The Garden Blog

The Ancients

The Garden is open again and we’re all looking forward to seeing visitors back, and they’ll be back in time to catch the optimism of spring throughout the displays. Tulips in the Mediterranean, magnolias in the family beds and ruffled new leaves clambering out of buds and stretching into action. They’ll also see carpets of flowers that we didn’t plant, they were here before the Botanic Garden and maybe before whatever was before the Botanic Garden; they’re Anemone nemerosa otherwise known as wood anemones. (more…)

Let’s hear it for the artists.

Walled by Alice Maltby, Voluntary Marketing and Publicity Officer, University of Bristol Botanic Garden

Toni Burrows, The Arches fox.

Sculpture is alive and well during lockdown. Behind closed doors, the kilns have still been busy firing up; stained glass scored, cut and soldered; bronze statues polished and ideas for new prototypes conceived.

While most of their shows have been cancelled and the sculptors have missed the interaction with their audience, much of an artist’s life is a solitary one, so they have been able to use their time creatively.

Hopefully we shall see their new ideas next Easter (2022). However if you are racking your brains because you cannot find the ideal present, have a look at the sculptors’ websites. (more…)

The return of an old friend

After winter, the ground slowly wakes up in increments; snowdrops and hellebores in January, crocus in February. By March we’re looking up at magnolias and cherries, down at daffodils and forward to longer days and warmer temperatures. The old spring favourites quicken our heartbeat, but I’m going to talk about an understated gem at the Botanic Garden. This is a plant that I look forward to seeing every year; you could easily walk its path without noticing, as it produces flower low to the ground while everyone is looking elsewhere. One of those plants that when you’ve seen it one year you look out for it again, until it becomes like greeting an old friend who always seems happy to see you.   (more…)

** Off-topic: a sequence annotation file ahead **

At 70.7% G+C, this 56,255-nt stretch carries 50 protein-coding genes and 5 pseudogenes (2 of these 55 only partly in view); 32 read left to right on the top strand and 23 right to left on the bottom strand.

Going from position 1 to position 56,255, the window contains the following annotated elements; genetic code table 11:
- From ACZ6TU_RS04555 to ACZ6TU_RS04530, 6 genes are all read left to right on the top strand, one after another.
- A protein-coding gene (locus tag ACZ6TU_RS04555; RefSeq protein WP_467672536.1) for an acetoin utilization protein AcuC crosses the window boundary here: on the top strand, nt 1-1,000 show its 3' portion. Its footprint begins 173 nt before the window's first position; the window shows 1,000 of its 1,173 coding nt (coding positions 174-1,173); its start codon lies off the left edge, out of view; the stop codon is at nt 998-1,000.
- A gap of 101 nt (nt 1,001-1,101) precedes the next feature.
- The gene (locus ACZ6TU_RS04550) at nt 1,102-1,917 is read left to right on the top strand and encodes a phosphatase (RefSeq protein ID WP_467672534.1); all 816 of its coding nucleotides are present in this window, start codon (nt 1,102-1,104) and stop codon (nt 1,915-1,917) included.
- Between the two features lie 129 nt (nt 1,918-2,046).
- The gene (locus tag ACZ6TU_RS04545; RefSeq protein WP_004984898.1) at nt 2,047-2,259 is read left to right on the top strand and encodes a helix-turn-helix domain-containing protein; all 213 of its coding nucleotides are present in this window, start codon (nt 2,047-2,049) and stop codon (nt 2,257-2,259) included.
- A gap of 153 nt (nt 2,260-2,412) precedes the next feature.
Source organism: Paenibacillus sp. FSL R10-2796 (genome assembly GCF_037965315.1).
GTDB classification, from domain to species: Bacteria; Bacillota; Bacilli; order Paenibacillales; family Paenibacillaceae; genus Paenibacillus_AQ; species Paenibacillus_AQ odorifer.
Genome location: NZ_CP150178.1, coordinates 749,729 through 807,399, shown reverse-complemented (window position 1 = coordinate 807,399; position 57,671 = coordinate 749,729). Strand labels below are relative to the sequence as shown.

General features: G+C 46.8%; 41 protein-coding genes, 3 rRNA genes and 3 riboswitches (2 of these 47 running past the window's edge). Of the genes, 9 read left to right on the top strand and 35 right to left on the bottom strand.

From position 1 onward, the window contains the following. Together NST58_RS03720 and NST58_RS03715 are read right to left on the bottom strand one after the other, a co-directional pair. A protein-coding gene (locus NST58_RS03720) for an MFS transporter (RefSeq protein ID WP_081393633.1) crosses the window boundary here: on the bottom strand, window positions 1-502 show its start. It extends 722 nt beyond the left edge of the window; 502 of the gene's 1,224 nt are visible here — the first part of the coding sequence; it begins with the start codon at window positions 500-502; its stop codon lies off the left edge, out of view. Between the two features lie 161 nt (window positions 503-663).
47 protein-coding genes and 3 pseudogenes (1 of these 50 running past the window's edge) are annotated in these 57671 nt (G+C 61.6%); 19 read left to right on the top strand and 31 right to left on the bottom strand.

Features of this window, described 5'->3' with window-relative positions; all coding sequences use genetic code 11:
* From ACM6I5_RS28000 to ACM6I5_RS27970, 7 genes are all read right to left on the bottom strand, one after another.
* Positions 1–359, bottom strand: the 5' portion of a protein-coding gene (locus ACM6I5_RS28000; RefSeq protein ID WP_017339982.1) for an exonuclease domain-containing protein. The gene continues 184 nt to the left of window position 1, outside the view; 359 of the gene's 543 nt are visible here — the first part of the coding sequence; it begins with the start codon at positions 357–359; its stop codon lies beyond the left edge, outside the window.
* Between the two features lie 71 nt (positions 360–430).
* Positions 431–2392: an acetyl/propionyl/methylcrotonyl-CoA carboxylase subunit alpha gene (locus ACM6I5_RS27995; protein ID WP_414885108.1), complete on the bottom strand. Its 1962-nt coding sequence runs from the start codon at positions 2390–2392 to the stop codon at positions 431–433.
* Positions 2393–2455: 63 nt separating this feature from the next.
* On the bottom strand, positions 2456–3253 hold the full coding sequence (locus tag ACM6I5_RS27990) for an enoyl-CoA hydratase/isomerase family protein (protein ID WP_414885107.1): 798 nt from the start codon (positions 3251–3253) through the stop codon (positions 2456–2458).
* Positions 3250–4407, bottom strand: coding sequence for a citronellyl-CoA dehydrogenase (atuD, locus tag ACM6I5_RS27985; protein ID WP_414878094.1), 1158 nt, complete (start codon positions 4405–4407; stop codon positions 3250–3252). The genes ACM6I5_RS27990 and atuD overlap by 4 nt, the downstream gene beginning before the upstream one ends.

March of the Magnolias

Magnolia campbellii subsp.mollicomata ‘Lanarth’.

There’s nothing like watching nature mark off the times of the year, like familiar landmarks of a train journey to a favourite place, we know we’re moving away from winter when we see magnolias flower. The last time they flowered we couldn’t have known the year we had in store until they bloomed again, but here we are a year later and there they are with a comforting familiarity that the seasons bring, but for magnolias, they’ve seen it all before. (more…)